and how , or if possible to make bridges that will stay in place

    2 visual check to surrounding traces, also meter check surrounding traces.
    Because as mentioned, sometimes it burns the actual pcb material to much. and you have carbon tracking to other traces. No amount of surface cleaning can remove carbon tracking if the substrate is to burned.

    It's been done before, but is either done because a replacement board is impossible to find, and or the owner is very in love with the amp

    Full compass, use to stock alot of Ampeg boards. Far as what's still available. I'm not sure.
    Sometimes things look really black and ugly and not to bad. Sometimes things look not to bad but 5 others traces are carbon tracked in the board.

    Can't give a exact circuit analysis. But a resistor got hot obviously and blew. But there is likely another bad component that caused the high heat.

    Looks like dropping resistors to the opamp as quick guess. Possible dead opamp or low voltage circuits. Assume the usual dead zeners or toasted opamps. Ampeg likes to push power amp drivers at 22 volts instead of a modest 18. Works fine till the opamp pulls to much current.

    Alot of board jumpers, your somewhat lucky, probably single sided board. Double sided boards are nightmares for burn through
  8. agedhorse

    agedhorse Supporting Member Commercial User

    Feb 12, 2006
    Davis, CA (USA)
    Development Engineer-Mesa Boogie, Development Engineer-Genzler (pedals), Product Support-Genz Benz
    Going to be more parts than this, guaranteed. There's at least 1 destroyed cap a couple of resistors, etc.
  9. rufus.K


    Oct 18, 2015
    Thats gonna take a whole lot of duct tape and crazy glue.
  10. Old Fart

    Old Fart

    Mar 11, 2011
    JB Weld.

    Kidding. Not kidding: Not worth it, IMHO.
  11. rufus.K


    Oct 18, 2015
    Jb weld, is it conductive?
  12. I had a blues junior I bought at the pawn shop for $200 a few years ago. My kid used it quite a bit for about a year but it wound up failing because of two big ceramic resistors on the PCB that burnt up and took the PCB with it.

    They replaced the whole assembly as a populated board and the total cost was $225 CDN. The part was $125.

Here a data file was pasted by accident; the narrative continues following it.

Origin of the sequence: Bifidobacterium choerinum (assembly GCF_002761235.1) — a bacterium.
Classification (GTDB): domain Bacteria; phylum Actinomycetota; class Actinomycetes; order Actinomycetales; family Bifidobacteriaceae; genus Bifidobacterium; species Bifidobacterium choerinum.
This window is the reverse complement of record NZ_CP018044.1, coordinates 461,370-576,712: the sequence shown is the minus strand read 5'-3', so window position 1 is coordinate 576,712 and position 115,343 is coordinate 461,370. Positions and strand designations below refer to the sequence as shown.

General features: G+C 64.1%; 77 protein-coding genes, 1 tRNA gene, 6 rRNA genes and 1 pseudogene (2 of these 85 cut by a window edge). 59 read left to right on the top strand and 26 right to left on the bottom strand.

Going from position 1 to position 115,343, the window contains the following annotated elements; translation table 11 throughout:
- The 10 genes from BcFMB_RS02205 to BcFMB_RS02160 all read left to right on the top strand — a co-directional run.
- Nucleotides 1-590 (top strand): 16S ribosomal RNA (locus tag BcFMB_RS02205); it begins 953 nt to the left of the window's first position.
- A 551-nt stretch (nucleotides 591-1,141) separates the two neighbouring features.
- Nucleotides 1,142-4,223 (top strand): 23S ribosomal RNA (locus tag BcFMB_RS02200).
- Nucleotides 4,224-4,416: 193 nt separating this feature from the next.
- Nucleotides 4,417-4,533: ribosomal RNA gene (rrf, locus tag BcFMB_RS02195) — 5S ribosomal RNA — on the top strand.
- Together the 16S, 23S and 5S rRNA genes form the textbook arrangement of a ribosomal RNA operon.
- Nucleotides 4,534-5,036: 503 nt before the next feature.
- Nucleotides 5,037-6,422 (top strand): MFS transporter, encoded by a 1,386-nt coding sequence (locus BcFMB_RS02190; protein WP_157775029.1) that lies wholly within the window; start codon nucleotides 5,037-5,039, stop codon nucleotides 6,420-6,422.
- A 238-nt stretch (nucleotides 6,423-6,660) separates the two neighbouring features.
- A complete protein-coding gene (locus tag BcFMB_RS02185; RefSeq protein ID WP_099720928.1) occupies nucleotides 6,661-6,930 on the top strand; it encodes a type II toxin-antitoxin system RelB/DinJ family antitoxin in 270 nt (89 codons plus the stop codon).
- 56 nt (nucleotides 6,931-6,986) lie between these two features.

13. BassmanPaul

    BassmanPaul Inactive

    IMHO the safest way to repair that amplifier is with a board swap if available. Patching the existing board will be a chore to say the least.
  14. I have found disposability to be a sad fact of life when it comes to typical consumer-grade amps.
  15. agedhorse

    agedhorse Supporting Member Commercial User

    Feb 12, 2006
    Davis, CA (USA)
    Development Engineer-Mesa Boogie, Development Engineer-Genzler (pedals), Product Support-Genz Benz
    This isn't disposable because of disposability, but because the damage is really quite serious.

    This kind of damage is not unique to solid state amps, I have also seen it with tube amps.

    Whenever there is a catastrophic failure, there is a chance that this kind of damage can occur.

    Before assuming that such expensive repairs are exclusive to solid state type amps, lets consider that an output stage failure can result in similar internal damage to output transformers. The costs are quite similar and replacement of the part in both cases is the solution.

    Both situations are essentially the same degree of disposable, except that for a quality tube amp, the cost of replacement is usually high enough to justify repair.

    It also depends on how well supported the amp is, and if replacement assemblies are available.
    BassmanPaul likes this.
  16. abarson


    Nov 6, 2003
    Santa Cruz
    One of my previous bands was given a Sunn powered mixer that "needed some repair". I opened it up and found a hole burned through a power supply PCB. I did my best to try and find schematics, finally gave up and sold it for scrap. Got $50 for it, and figured it was the best outcome all around.
    agedhorse likes this.